‘Masterpiece’ makes a full ‘Press’ with newspaper drama

New ‘Masterpiece’ offering examines the journalistic world

Charlotte Riley is among the stars of “Masterpiece: Press,” which begins Sunday on PBS (check local listings).

The power of the press is a subject that remains timeless, whatever challenges the business of journalism may face at any given time.

Fresh evidence is supplied by the new “Masterpiece” drama “Press,” which begins its six-part PBS run Sunday, Oct. 6 (check local listings). Written by Mike Bartlett (“King Charles III”), it casts Charlotte Riley and Ben Chaplin as the editors of competing British newspapers, with Priyanga Burford, Ellie Kendrick and Al Weaver as reporters for the publications. David Suchet, familiar from television’s “Poirot,” also stars as the owner of the more sensational of the two papers (a character clearly modeled on certain famous figures).

Journalistic pursuits long have been fertile subjects for drama, and here are several prime examples of movies that have confirmed that fact over the years.

“Citizen Kane” (1941): The enigma of “Rosebud” is just one of many classic elements of Orson Welles’ saga of a tyrannical publisher, rightfully one of the most acclaimed attractions in movie history.

“Sweet Smell of Success” (1957): One of the nastiest – and that’s a compliment in this case – movies yet made, this searing drama has the aroma of New York nightlife as a desperate publicist (Tony Curtis) seeks the favor of, and favors from, a powerful and unforgiving columnist (Burt Lancaster).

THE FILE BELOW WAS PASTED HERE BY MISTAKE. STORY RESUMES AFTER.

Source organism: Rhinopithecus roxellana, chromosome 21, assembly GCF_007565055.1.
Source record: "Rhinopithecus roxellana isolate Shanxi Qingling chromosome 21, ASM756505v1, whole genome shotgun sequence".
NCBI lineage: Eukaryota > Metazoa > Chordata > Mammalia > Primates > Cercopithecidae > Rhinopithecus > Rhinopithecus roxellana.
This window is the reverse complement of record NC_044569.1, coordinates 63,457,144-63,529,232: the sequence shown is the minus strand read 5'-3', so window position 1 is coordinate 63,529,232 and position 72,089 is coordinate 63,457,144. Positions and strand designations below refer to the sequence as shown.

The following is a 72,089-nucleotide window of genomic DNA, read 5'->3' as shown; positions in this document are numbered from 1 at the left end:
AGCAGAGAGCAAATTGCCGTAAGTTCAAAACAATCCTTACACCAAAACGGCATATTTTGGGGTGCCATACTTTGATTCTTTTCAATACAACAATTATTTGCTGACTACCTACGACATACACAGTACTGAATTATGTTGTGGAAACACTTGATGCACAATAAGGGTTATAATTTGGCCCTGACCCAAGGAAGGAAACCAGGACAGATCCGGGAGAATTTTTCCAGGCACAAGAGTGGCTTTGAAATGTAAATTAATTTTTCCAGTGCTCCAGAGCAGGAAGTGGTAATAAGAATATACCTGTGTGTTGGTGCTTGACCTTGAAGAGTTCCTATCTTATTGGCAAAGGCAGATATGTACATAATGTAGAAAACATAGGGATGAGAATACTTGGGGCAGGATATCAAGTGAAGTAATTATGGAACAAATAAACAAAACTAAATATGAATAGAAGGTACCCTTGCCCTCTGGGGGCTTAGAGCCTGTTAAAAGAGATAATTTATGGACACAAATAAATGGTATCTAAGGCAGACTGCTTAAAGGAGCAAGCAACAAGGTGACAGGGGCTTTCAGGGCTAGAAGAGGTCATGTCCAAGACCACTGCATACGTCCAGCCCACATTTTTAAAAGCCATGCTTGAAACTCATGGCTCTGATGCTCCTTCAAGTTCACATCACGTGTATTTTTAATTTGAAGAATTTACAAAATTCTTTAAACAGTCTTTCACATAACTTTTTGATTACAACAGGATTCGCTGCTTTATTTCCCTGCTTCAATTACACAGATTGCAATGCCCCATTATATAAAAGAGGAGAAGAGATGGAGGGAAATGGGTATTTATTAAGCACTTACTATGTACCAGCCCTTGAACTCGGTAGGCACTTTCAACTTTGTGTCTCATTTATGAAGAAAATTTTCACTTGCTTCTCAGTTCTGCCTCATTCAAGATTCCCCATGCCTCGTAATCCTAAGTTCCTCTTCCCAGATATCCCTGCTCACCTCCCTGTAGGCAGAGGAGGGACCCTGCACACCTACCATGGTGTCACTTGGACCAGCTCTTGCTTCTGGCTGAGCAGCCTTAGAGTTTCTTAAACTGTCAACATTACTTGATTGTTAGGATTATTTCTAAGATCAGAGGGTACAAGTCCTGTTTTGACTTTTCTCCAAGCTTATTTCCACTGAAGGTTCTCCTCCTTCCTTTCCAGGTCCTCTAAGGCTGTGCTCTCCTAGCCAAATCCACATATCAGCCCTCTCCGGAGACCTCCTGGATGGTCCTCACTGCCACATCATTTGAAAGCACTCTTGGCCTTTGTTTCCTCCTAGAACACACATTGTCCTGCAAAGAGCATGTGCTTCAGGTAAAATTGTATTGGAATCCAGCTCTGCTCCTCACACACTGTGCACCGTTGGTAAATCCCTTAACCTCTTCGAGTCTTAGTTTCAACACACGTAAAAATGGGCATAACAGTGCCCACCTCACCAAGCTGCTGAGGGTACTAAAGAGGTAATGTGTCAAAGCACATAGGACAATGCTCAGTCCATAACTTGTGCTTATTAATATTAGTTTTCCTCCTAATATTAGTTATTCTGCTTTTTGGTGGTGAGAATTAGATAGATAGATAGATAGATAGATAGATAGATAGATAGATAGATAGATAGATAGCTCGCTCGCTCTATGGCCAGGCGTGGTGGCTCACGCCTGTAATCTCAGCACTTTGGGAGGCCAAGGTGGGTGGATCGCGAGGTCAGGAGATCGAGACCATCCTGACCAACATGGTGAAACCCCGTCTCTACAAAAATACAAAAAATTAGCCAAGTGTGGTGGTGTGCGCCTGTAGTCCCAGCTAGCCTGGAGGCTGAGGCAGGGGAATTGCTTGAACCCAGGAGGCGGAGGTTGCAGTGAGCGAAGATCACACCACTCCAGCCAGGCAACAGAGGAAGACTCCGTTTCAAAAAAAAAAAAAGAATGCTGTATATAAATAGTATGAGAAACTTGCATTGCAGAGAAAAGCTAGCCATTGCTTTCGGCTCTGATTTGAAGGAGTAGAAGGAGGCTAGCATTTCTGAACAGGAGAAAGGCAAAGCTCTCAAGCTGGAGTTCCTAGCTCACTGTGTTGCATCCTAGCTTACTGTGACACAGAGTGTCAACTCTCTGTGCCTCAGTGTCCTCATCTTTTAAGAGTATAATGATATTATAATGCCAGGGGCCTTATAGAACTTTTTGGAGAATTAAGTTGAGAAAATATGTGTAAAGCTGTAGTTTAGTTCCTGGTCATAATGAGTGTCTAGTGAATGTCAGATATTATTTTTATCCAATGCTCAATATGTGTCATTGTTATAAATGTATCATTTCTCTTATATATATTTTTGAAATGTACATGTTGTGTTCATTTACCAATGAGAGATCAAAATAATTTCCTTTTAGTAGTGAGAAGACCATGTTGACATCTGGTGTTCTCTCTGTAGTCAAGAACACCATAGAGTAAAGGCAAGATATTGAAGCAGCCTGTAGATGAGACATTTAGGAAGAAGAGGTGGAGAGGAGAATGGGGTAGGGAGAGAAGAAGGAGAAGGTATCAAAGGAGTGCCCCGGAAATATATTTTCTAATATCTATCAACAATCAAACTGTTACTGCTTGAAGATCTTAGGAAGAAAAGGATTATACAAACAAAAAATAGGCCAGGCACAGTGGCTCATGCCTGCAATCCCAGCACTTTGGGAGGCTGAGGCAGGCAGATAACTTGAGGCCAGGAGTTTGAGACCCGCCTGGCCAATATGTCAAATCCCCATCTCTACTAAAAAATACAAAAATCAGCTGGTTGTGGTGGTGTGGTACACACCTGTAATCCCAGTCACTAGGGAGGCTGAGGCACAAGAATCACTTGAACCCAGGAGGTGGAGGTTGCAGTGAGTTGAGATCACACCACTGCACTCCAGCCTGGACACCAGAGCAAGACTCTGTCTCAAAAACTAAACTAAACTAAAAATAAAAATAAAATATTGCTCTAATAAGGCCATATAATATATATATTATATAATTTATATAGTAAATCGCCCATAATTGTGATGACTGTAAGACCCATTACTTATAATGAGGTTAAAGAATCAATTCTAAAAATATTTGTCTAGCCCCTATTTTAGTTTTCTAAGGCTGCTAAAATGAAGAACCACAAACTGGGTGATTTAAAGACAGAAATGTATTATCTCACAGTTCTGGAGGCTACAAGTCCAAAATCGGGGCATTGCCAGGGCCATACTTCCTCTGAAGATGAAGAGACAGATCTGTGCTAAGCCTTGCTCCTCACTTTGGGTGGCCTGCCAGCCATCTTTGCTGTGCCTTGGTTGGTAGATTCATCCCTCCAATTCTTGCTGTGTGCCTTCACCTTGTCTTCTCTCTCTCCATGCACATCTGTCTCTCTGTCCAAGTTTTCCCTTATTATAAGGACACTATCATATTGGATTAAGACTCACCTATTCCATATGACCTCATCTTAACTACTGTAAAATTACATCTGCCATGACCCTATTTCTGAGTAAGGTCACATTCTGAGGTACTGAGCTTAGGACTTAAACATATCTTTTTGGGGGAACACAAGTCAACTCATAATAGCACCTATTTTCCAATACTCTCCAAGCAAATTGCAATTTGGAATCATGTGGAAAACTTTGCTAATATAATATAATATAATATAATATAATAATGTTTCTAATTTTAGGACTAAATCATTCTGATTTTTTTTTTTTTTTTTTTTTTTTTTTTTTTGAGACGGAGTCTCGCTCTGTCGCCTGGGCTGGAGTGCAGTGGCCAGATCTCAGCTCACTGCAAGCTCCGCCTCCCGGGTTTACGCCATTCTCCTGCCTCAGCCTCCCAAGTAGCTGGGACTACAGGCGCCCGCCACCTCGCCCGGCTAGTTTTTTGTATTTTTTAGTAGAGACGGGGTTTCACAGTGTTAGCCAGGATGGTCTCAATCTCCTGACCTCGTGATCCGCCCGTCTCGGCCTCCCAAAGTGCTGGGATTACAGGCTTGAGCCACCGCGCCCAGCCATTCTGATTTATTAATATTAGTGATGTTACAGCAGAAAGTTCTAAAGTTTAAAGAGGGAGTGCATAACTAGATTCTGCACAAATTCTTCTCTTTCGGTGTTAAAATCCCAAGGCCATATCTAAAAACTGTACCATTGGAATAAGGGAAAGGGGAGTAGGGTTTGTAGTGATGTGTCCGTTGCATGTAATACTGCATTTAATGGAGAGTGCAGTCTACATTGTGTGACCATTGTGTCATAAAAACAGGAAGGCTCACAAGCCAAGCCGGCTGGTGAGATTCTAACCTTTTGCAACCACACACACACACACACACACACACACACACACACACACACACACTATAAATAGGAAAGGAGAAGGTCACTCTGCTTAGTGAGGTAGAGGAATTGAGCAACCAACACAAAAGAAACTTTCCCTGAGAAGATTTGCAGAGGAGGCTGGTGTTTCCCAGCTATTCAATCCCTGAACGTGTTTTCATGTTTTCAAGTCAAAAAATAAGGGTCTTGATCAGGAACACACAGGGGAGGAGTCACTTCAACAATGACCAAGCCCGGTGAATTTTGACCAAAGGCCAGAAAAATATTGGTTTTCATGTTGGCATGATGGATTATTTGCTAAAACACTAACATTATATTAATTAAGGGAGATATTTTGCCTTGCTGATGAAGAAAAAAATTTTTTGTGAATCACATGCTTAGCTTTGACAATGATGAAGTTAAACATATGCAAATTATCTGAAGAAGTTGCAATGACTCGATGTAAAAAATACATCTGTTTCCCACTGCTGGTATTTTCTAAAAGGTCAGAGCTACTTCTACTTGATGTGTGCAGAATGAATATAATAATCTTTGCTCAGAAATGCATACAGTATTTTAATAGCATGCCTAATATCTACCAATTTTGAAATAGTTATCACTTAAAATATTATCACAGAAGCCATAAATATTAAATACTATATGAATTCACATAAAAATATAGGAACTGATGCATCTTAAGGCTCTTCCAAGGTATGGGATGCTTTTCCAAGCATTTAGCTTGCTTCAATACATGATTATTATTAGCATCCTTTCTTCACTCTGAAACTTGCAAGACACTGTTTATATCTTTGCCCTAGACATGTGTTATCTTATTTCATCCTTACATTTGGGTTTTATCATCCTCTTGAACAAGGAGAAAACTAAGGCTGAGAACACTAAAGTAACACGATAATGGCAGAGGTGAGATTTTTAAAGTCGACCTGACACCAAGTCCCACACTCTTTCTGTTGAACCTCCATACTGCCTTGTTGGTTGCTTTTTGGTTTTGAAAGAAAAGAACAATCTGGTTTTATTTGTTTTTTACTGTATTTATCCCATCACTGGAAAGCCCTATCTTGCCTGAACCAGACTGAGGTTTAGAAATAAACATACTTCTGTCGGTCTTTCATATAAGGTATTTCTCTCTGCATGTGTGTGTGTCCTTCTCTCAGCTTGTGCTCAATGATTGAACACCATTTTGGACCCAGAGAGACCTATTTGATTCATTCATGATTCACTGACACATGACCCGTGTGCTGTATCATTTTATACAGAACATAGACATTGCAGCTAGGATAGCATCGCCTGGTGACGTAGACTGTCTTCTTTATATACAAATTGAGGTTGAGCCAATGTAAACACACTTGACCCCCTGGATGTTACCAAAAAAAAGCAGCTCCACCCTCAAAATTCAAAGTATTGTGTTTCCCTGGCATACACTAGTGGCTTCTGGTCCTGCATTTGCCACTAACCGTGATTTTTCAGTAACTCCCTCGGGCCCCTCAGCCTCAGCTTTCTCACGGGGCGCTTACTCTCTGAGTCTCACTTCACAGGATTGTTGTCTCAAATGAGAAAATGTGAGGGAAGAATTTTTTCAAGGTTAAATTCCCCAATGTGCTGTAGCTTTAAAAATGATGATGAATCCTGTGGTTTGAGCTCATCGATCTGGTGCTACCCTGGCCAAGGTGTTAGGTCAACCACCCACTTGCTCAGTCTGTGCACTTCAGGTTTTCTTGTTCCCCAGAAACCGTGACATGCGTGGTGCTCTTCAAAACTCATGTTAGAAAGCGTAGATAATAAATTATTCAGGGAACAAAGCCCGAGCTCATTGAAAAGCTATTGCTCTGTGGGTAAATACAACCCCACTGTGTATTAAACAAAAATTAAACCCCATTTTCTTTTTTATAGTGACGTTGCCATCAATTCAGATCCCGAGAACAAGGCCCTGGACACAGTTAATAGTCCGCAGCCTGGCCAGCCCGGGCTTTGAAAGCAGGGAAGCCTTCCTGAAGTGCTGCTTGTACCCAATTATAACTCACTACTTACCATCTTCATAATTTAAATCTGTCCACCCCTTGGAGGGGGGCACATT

“All the President’s Men” (1976): The Oscar-winning dramatization of Bob Woodward (Robert Redford) and Carl Bernstein’s (Dustin Hoffman) probe of the Watergate break-in remains every bit as compelling as when the film first was seen almost 45 years ago … when it was in close proximity to the real events it depicts.

“Absence of Malice” (1981): An innocent man (Paul Newman) craftily turns the tables on those who have targeted him for investigation, including an ambitious reporter (Sally Field) and a brigade of local politicians, in director Sydney Pollack’s excellent drama.

“The Year of Living Dangerously” (1982): Unrest in mid-1960s Indonesia is covered by an Australian journalist (Mel Gibson) who becomes involved with an embassy official (Sigourney Weaver) and a somewhat mystical local (Oscar winner Linda Hunt) in this fine film from director Peter Weir.

“The Insider” (1999): Michael Mann’s great, somewhat underrated drama boasts top-notch performances by Russell Crowe as a tobacco-industry whistleblower and Al Pacino as “60 Minutes” producing veteran Lowell Bergman, who fought to bring the man’s story to public attention. Also notable in the cast is veteran columnist Pete Hamill as a journalist who helps Bergman.

“Spotlight” (2015): Oscar’s best picture for its year, this true drama of a Boston investigative-journalism unit’s fact-finding on the sex abuse committed by a shocking number of priests offers a superb cast led by Mark Ruffalo, Michael Keaton, Rachel McAdams, Liev Schreiber and John Slattery.

Jay Bobbin

Jay Bobbin

Jay Bobbin has decades of experience covering the television and movie businesses, winning Tribune Media Services’ Crown Jewel Award in 2008 for his performance in the company. Over those many years of interviewing and writing, he has spoken with everyone from Robert De Niro and John Travolta to Paul McCartney and Tony Bennett … from Meryl Streep and Julie Andrews to Taylor Swift and Carrie Underwood.

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